- G7 jointly condemns Russia, halts G8 prep
- G7 finance ministers ready to aid Ukraine
- Baird condemns Russia's 'provocative' course of actions
- Russian troops reportedly digging trenches
The Group of Seven major industrialized nations on Sunday condemned Russia's intrusion into Ukraine and cancelled for now preparations for the G8 summit that includes Russia and had been scheduled to take place in Sochi in June, the White House said.
Canada, France, Germany, Italy, Japan, the United Kingdom, the U.S. and the presidents of the European Council and the European Commission released a joint statement agreeing to "suspend our participation in activities associated with the preparation of the scheduled G8 Summit until the environment comes back where the G8 is able to have meaningful discussion."
Finance ministers from the G7 pledged to throw a financial lifeline to Ukraine as long as the new government in Kyiv agreed to pursue economic reforms sought by the International Monetary Fund.
"We are united in our commitment to provide strong financial backing to Ukraine," the G7 ministers said in a joint statement. "The transition to a new government in Ukraine offers a unique opportunity to put in place urgently needed market-oriented reforms."
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The G7 said the IMF, which is sending a team to Kyiv this week, needed to be in the forefront of efforts to help Ukraine with both policy advice and financing to help it through its most-pressing economic challenges.
"IMF support will be critical in unlocking additional assistance from the World Bank, other international financial institutions, the EU, and bilateral sources," the ministers said.
Ukraine mobilized for war on Sunday and Washington threatened to isolate Russia economically, after President Vladimir Putin declared he had the right to invade his neighbour in Moscow's biggest confrontation with the West since the Cold War.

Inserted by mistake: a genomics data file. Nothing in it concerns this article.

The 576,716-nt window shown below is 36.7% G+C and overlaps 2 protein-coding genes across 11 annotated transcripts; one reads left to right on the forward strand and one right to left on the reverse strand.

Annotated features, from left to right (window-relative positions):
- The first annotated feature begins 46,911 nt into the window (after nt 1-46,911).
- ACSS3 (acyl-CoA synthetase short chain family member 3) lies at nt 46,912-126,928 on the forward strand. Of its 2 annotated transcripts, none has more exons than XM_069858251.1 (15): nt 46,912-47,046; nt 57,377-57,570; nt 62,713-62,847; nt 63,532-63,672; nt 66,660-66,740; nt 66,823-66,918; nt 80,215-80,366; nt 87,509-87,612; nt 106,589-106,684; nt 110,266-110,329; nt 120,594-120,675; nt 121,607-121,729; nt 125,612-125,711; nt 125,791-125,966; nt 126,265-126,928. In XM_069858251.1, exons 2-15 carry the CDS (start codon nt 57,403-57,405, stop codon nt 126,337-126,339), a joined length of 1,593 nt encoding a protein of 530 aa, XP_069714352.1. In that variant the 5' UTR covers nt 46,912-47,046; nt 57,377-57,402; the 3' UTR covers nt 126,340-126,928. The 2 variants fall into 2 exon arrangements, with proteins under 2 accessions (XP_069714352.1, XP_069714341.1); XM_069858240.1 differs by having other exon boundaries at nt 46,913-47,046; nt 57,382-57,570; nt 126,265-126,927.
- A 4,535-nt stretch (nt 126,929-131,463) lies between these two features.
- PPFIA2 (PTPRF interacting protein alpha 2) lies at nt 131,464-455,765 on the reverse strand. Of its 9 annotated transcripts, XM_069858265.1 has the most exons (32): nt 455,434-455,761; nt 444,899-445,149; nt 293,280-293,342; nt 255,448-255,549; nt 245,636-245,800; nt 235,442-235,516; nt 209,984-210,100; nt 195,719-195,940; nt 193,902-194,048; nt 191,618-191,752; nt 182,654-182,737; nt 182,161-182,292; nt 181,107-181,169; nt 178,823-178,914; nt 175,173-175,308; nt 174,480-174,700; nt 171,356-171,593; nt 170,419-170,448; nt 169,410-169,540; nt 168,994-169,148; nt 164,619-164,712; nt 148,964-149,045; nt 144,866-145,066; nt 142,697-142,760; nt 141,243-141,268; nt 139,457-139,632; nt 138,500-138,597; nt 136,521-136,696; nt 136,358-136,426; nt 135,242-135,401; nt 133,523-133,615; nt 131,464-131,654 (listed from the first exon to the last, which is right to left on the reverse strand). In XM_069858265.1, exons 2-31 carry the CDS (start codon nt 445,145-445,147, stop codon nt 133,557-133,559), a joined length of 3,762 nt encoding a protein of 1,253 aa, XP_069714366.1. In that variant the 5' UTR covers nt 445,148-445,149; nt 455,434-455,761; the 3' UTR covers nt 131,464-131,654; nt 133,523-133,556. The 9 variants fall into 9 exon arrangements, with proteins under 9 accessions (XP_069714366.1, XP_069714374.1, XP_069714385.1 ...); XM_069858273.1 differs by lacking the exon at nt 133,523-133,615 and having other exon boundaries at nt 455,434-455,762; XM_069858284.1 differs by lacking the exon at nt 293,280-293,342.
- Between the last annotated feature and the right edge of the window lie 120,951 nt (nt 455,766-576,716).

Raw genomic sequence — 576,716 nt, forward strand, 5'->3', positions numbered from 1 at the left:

"This is not a threat: this is actually the declaration of war to my country," Ukraine's Prime Minister Arseny Yatseniuk, head of a pro-Western government that took power when Russian ally Viktor Yanukovich fled last week, said in English.
Putin secured permission from his parliament on Saturday to use military force to protect Russian citizens in Ukraine and told U.S. President Barack Obama he had the right to defend Russian interests and nationals, spurning Western pleas not to intervene.
U.S. Secretary of State John Kerry called Russia's military incursion into Ukraine "an incredible act of aggression." Kerry will travel to Kyiv, Ukraine, on Tuesday to stress U.S. political and economic support.
Russian forces have already bloodlessly seized Crimea — an isolated Black Sea peninsula where Moscow has a naval base. On Sunday, they surrounded several small Ukrainian military outposts there and demanded the Ukrainian troops disarm.
'Dangerous course of actions'
Canada's Foreign Minister John Baird condemned Russia's moves and called on Putin to stop his "provocative and dangerous course of actions," urging the Russian leader to withdraw his troops in the Crimea back to their bases. He reiterated that Canada had recalled its ambassador in Moscow and is boycotting the G8 preparations in Sochi, in a news conference Sunday from Toronto.
The minister sidestepped questions about a boycott and when questioned about sanctions, he spoke about Canada talking to allies, NATO and the UN about further steps.
"Non-participation in the G8 will hurt Russia," said NDP Leader Tom Mulcair at a Sunday news conference. "Having the international community condemn as one this totally illegal invasion of a sovereign country will help send a signal even to the most obtuse regime like the Putin regime."
In Kyiv, the Ukrainian capital, Yatsenyuk said there was no reason for Russia to invade Ukraine and warned that "we are on the brink of disaster."